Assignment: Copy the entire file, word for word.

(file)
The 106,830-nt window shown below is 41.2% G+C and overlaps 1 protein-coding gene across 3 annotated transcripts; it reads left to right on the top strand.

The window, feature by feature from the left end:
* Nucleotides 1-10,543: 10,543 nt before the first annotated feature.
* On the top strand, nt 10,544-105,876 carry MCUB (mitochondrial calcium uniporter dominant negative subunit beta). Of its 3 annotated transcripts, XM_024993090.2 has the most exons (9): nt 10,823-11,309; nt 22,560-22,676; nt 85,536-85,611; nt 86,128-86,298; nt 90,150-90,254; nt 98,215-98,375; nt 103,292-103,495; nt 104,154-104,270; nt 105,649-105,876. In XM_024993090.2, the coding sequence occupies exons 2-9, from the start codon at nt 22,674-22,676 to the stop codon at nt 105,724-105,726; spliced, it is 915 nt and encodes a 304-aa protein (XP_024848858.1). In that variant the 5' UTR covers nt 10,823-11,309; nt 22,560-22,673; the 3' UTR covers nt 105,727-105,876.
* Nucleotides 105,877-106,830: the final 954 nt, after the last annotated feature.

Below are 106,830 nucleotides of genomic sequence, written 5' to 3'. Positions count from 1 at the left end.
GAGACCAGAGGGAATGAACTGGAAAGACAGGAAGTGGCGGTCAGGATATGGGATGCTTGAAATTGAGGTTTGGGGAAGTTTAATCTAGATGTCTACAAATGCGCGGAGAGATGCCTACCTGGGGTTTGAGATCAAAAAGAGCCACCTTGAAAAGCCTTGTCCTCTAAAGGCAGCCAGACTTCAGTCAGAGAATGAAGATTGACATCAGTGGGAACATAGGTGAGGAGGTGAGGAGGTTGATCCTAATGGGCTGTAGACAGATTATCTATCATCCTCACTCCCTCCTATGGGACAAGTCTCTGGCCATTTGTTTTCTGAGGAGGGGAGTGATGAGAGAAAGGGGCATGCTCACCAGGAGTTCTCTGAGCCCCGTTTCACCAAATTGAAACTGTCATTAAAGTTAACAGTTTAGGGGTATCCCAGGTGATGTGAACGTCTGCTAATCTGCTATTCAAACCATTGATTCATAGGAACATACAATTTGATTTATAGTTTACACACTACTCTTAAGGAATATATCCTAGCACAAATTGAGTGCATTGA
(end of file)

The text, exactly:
The 106,830-nt window shown below is 41.2% G+C and overlaps 1 protein-coding gene across 3 annotated transcripts; it reads left to right on the top strand.

The window, feature by feature from the left end:
* Nucleotides 1-10,543: 10,543 nt before the first annotated feature.
* On the top strand, nt 10,544-105,876 carry MCUB (mitochondrial calcium uniporter dominant negative subunit beta). Of its 3 annotated transcripts, XM_024993090.2 has the most exons (9): nt 10,823-11,309; nt 22,560-22,676; nt 85,536-85,611; nt 86,128-86,298; nt 90,150-90,254; nt 98,215-98,375; nt 103,292-103,495; nt 104,154-104,270; nt 105,649-105,876. In XM_024993090.2, the coding sequence occupies exons 2-9, from the start codon at nt 22,674-22,676 to the stop codon at nt 105,724-105,726; spliced, it is 915 nt and encodes a 304-aa protein (XP_024848858.1). In that variant the 5' UTR covers nt 10,823-11,309; nt 22,560-22,673; the 3' UTR covers nt 105,727-105,876.
* Nucleotides 105,877-106,830: the final 954 nt, after the last annotated feature.

Below are 106,830 nucleotides of genomic sequence, written 5' to 3'. Positions count from 1 at the left end.
GAGACCAGAGGGAATGAACTGGAAAGACAGGAAGTGGCGGTCAGGATATGGGATGCTTGAAATTGAGGTTTGGGGAAGTTTAATCTAGATGTCTACAAATGCGCGGAGAGATGCCTACCTGGGGTTTGAGATCAAAAAGAGCCACCTTGAAAAGCCTTGTCCTCTAAAGGCAGCCAGACTTCAGTCAGAGAATGAAGATTGACATCAGTGGGAACATAGGTGAGGAGGTGAGGAGGTTGATCCTAATGGGCTGTAGACAGATTATCTATCATCCTCACTCCCTCCTATGGGACAAGTCTCTGGCCATTTGTTTTCTGAGGAGGGGAGTGATGAGAGAAAGGGGCATGCTCACCAGGAGTTCTCTGAGCCCCGTTTCACCAAATTGAAACTGTCATTAAAGTTAACAGTTTAGGGGTATCCCAGGTGATGTGAACGTCTGCTAATCTGCTATTCAAACCATTGATTCATAGGAACATACAATTTGATTTATAGTTTACACACTACTCTTAAGGAATATATCCTAGCACAAATTGAGTGCATTGA